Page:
the

of

Niche

714-29 ornmodities

716S

a 12 (L)

715S

a 11 (xcin)

717-37
714-29
711-26

Commodities

Room
the

of

Niche

727-9 Small Room by Gallery of Jewel Fresco

730-3 Balances and


Ingots

Chamber

to

Throne Room

7300J01
733-5

(LI)

729 S

21

(xcm)

Commodities

731 Oj3i
736-8

732 O
(LI)

21 (LI)

733 Oj

11

734a O

h 01

(LI)

Names

735-tO Bath-room

735Rq51

(LI)

736 On

01 (LI)

737 X

26

7346 O

h 01

738-55
736-8

Names
739

735-40 Bath-room

Women,
Children,

and ommodities

739BJ01
738 B
j

(LI)

02

'-U
i

/TlfTi'y

iV

HE:
740

01 (LI)

'Ti

~~77 743-6 Sourt o/ I

rvv-j_ Corridor

of Stone Basin

742 X

a 168

747-8

744 Xe
746
Stirrup-

52 (LII)

t/mfer blocked door behind

Throne

Room

749-68

Room

of

the Flower

Gatherer

746
750-5

11 (L)

Women

and

Children

\
750 K
c 22

li

756-to 776
756-68 Miscellaneous /
528-60

W
'/.

Eleventh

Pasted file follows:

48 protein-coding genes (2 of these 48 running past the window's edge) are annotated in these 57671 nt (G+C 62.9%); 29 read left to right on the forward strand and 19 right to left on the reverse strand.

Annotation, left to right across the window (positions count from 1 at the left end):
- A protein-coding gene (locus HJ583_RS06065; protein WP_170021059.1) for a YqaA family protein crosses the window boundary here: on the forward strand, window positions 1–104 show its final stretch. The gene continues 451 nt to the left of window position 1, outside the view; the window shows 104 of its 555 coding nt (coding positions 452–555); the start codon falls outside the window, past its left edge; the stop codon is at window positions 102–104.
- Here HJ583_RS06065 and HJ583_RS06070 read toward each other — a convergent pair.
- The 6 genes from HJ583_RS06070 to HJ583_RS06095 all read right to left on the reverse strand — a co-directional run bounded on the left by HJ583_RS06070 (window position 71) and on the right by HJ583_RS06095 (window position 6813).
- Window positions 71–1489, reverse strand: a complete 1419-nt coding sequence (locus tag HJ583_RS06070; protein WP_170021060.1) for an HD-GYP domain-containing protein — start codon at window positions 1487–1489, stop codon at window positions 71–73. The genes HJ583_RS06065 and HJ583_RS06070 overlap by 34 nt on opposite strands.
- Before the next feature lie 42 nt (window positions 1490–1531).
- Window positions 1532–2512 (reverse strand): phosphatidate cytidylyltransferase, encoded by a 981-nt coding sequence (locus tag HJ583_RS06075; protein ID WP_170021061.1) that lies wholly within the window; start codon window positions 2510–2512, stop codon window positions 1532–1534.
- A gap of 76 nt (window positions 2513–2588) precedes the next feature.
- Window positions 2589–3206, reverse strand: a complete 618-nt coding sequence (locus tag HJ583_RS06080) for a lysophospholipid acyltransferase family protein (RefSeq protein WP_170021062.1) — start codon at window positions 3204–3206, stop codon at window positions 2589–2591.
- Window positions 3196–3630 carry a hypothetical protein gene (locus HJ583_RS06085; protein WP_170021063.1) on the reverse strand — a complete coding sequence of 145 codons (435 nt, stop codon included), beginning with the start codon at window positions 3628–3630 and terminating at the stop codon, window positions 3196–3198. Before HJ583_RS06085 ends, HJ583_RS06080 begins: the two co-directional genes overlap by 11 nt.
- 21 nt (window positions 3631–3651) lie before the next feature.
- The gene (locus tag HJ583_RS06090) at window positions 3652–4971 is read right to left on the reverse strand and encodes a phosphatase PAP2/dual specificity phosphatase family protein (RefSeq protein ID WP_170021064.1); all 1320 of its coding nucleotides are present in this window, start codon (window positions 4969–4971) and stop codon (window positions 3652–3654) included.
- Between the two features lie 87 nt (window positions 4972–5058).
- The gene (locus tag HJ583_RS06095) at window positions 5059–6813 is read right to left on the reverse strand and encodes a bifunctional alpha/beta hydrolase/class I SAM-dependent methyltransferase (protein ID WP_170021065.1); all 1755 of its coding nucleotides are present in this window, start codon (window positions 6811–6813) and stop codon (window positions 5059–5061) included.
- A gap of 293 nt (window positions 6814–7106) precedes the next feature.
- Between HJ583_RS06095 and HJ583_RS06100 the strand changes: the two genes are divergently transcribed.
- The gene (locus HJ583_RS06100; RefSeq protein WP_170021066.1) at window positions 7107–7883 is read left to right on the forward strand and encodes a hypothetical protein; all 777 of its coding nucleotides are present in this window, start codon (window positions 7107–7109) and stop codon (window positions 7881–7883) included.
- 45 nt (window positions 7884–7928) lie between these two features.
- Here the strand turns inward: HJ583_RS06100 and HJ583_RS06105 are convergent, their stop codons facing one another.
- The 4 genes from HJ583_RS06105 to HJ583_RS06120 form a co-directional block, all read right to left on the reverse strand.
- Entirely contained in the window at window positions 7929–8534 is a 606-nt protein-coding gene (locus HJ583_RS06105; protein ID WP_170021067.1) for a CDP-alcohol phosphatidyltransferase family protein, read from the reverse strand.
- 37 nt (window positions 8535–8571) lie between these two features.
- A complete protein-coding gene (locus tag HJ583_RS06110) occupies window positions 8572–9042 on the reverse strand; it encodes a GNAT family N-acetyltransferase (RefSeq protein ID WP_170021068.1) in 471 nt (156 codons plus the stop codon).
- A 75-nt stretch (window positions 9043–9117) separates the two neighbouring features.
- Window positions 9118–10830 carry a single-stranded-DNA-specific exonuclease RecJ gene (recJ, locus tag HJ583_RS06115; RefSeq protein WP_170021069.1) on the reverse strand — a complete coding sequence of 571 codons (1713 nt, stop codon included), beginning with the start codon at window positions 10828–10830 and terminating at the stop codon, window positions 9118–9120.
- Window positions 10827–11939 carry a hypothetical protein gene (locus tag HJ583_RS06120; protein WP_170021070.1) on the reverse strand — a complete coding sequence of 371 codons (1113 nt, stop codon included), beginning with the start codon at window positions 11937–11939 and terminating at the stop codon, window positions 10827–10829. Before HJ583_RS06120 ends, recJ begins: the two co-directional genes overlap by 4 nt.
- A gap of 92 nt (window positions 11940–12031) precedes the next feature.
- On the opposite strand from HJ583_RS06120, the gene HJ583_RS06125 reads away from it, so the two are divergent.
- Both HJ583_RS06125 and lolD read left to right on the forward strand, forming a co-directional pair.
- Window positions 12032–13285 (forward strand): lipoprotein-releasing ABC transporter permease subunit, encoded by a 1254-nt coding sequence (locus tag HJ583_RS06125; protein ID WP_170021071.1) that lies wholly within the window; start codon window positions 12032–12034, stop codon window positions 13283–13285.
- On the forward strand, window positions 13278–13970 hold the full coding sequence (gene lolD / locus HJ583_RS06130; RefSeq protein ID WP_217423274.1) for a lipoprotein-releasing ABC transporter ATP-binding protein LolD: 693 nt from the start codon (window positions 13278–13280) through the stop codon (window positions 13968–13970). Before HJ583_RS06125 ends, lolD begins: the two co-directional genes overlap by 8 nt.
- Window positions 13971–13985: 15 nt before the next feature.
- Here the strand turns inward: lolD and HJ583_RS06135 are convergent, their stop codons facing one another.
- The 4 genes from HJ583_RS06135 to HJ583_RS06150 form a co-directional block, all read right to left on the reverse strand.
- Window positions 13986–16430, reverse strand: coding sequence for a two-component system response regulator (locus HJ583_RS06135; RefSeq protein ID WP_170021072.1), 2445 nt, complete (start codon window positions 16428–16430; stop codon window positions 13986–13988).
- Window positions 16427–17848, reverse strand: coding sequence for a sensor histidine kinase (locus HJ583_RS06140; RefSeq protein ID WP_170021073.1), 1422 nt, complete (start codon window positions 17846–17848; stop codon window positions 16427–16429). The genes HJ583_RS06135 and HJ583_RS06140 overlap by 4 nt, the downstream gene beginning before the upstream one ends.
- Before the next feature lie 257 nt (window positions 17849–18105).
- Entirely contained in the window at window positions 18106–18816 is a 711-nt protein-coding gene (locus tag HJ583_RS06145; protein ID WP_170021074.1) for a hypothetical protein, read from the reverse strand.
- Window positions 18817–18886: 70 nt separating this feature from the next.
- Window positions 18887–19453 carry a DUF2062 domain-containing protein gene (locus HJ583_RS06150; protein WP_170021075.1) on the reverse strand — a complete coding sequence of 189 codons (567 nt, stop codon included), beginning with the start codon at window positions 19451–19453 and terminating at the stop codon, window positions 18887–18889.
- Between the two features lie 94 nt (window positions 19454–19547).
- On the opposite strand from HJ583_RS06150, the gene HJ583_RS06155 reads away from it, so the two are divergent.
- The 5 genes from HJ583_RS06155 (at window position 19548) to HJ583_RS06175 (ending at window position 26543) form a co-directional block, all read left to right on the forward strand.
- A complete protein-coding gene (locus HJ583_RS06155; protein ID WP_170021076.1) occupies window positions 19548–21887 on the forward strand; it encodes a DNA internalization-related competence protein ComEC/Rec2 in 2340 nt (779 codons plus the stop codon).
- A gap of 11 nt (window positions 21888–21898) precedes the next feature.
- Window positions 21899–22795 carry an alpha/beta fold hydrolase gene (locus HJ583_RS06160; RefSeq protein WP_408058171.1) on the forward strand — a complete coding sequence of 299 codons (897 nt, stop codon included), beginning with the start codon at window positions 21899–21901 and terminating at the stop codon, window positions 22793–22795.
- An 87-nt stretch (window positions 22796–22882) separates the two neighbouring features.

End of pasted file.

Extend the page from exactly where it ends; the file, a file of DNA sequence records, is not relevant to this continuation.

Magazine

S61-3
Twelfth

Magazine

564-5 Thateenfr

Magazine

566-70
Fourteenth

Magazine

571-99
Fifteenth

Magazine

770Xe45
773-6
Vessels/

H
774

_ _

M g 01
III

773 x k

Kliil
III

775

M g 03

^
bis

/u
776a

776

M g 02

M f 01

bis

7766

01

777-92
-)
'

H-Y Roo
/ S

/777-97

c
fl

793-803
777-97

Room

tt.YT
795 X
e

of tht Spiral Cornice

22

794 X

k 34

(till)

798-822
Sitting Figures

798-1035

Area of

tht

Bull Relief

ESI
.

..__

*WJ

rfslUU

F
l

L't T

i
?

799* C

a 01 (LVI)

iK ^
p<?y<.

A,

803 C

04

(LV)

800-1-2.

nrt

800-16
798-822
798-1035 Area of the
\

Bull Relief

tro
801 C
a 03 (LV)

803.

On previous page.

Vciv

808 C

c 01

(xcvi)

814Cc02

(LXXI)

815Cd03

(LXIV)

816 C d02

Cc

817-25
798-822
Sitting

Figures

798-103S Area of the


Bull Relief

821 Ad

11 (LIX)

823-30

Women

and

Children

826-34
823-30

Women

and

r-)
'